Non-Western Educational Traditions: Indigenous Approaches to Educational Thought and Practice

By Timothy Reagan | Go to book overview

4
Training “Face and Heart”:
The Mesoamerican Educational Experience

Today, the search for the Aztecs goes far beyond national interests. The story of this remarkable people forms one of the most extraordinary chapters of cultural evolution in the Americas. Fearless warriors and pragmatic builders, the Aztecs ruthlessly created an empire… that was surpassed in size only by that of the Incas in Peru. The sacrificial aspect of their religion, with its seeming indifference to human life, appalled and repelled the Spaniards. But… beyond the ritual violence there were more easily appreciated achievements: the formation of a highly specialized and stratified society and an imperial administration; the expansion of a trading network as well as a tribute system; the development and maintenance of a sophisticated agricultural economy, carefully adjusted to the land; and the development of an intellectual and religious outlook that was in intimate contact with the earth, the sky, and the seasons.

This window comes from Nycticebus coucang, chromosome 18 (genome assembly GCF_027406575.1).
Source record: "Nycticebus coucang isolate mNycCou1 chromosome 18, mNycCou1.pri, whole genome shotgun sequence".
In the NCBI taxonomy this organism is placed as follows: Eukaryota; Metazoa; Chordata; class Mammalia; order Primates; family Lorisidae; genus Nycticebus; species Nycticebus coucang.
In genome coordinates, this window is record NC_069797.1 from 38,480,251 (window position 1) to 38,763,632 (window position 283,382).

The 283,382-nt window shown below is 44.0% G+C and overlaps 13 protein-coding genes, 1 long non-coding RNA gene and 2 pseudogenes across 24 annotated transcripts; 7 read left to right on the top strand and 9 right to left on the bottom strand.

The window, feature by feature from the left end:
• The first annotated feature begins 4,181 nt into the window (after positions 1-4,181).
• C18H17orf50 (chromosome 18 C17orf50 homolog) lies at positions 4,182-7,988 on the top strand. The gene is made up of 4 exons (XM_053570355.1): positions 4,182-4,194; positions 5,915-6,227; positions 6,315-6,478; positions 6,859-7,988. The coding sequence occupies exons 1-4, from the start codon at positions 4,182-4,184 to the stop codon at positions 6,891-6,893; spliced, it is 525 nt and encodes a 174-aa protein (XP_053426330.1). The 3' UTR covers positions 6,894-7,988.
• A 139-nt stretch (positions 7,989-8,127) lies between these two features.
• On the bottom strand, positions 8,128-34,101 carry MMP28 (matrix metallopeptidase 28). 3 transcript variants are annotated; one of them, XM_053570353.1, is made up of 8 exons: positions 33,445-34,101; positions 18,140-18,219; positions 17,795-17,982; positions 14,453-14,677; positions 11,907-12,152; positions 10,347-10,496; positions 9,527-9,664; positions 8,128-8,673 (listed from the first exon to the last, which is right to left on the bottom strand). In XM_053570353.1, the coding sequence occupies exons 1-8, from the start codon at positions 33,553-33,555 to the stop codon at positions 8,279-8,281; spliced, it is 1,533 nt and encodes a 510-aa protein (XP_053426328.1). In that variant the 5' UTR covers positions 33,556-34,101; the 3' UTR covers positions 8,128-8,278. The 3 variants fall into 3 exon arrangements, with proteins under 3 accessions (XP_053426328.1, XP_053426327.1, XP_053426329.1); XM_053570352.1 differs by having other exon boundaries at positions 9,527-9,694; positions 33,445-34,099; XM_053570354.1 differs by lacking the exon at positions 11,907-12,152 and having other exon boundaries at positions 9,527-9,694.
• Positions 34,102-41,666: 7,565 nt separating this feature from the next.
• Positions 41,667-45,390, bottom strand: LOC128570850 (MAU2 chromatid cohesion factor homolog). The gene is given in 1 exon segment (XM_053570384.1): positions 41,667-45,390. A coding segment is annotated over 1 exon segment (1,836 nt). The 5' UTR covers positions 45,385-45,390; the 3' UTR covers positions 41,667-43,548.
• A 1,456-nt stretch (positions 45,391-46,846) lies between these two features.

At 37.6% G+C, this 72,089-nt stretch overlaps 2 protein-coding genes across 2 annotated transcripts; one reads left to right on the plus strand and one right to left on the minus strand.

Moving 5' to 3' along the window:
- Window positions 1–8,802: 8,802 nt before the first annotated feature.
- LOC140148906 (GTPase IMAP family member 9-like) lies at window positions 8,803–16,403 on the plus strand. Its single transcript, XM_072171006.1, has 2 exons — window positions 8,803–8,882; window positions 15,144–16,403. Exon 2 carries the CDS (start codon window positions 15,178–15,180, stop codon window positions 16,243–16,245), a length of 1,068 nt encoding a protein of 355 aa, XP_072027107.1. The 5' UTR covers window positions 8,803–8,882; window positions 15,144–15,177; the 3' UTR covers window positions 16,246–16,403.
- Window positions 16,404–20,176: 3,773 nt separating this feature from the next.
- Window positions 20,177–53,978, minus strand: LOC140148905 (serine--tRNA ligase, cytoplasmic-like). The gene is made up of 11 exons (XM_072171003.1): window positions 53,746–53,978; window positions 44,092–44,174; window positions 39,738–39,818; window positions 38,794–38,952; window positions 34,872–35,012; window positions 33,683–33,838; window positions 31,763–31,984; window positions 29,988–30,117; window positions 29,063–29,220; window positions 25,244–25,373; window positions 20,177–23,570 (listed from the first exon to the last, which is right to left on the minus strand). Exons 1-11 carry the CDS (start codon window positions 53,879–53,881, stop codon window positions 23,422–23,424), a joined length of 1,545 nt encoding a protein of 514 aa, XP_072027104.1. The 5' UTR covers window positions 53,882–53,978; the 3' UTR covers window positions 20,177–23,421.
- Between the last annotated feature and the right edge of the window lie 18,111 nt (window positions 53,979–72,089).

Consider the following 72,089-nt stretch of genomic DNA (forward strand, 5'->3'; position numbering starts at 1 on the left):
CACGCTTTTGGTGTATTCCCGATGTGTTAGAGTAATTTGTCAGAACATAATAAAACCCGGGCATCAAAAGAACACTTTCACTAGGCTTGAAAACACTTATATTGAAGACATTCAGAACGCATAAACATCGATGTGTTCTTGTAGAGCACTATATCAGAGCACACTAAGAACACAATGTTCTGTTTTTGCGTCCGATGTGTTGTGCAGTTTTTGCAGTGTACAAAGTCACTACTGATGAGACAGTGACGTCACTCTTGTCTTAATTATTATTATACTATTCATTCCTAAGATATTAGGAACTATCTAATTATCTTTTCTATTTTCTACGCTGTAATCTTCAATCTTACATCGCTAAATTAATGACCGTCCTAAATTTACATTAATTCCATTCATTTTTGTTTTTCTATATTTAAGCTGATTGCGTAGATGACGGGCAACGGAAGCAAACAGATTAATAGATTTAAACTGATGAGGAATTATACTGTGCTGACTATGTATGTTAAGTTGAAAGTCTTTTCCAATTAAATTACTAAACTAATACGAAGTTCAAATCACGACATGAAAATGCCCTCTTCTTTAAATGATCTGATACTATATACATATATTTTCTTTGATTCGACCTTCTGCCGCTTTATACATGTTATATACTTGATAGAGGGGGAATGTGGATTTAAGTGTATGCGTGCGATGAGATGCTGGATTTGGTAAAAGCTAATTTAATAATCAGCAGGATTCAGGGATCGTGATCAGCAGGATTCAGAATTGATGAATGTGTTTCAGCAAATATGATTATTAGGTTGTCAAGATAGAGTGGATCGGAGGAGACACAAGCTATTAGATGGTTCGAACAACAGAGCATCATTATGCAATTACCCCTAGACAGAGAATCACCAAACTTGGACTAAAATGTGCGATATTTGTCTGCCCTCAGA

—Townsend (1992, p. 11)

Mesoamerica has been the home of a number of distinct, but related, civilizations since human beings first began settling in the area millennia ago. Although there is evidence of human habitation in Mesoamerica at least as far back as 25,000 years ago, it is possible that people were living in the area as early as 40,000 years ago. 1 By 1500 B. C. E., we know that the indigenous peoples of Mesoamerica had undergone the transition from hunter and gathering societies to settled agricultural village societies, 2 and it is with this development that Mesoamerican history (rather than prehistory) can be said to have begun. The history of Mesoamerica can, in turn, be divided into four very broad stages: the Formative Period (1500 B. C. E. to 150 C. E.), the Classic Period (from around 150 C. E. to around 900 C. E.), the Early Post-Classic Period (from around 900 C. E. to 1250 C. E.), and the Late Post-Classic Period (from 1250 C. E. to 1519 C. E.). 3 It was during the Formative Period that the

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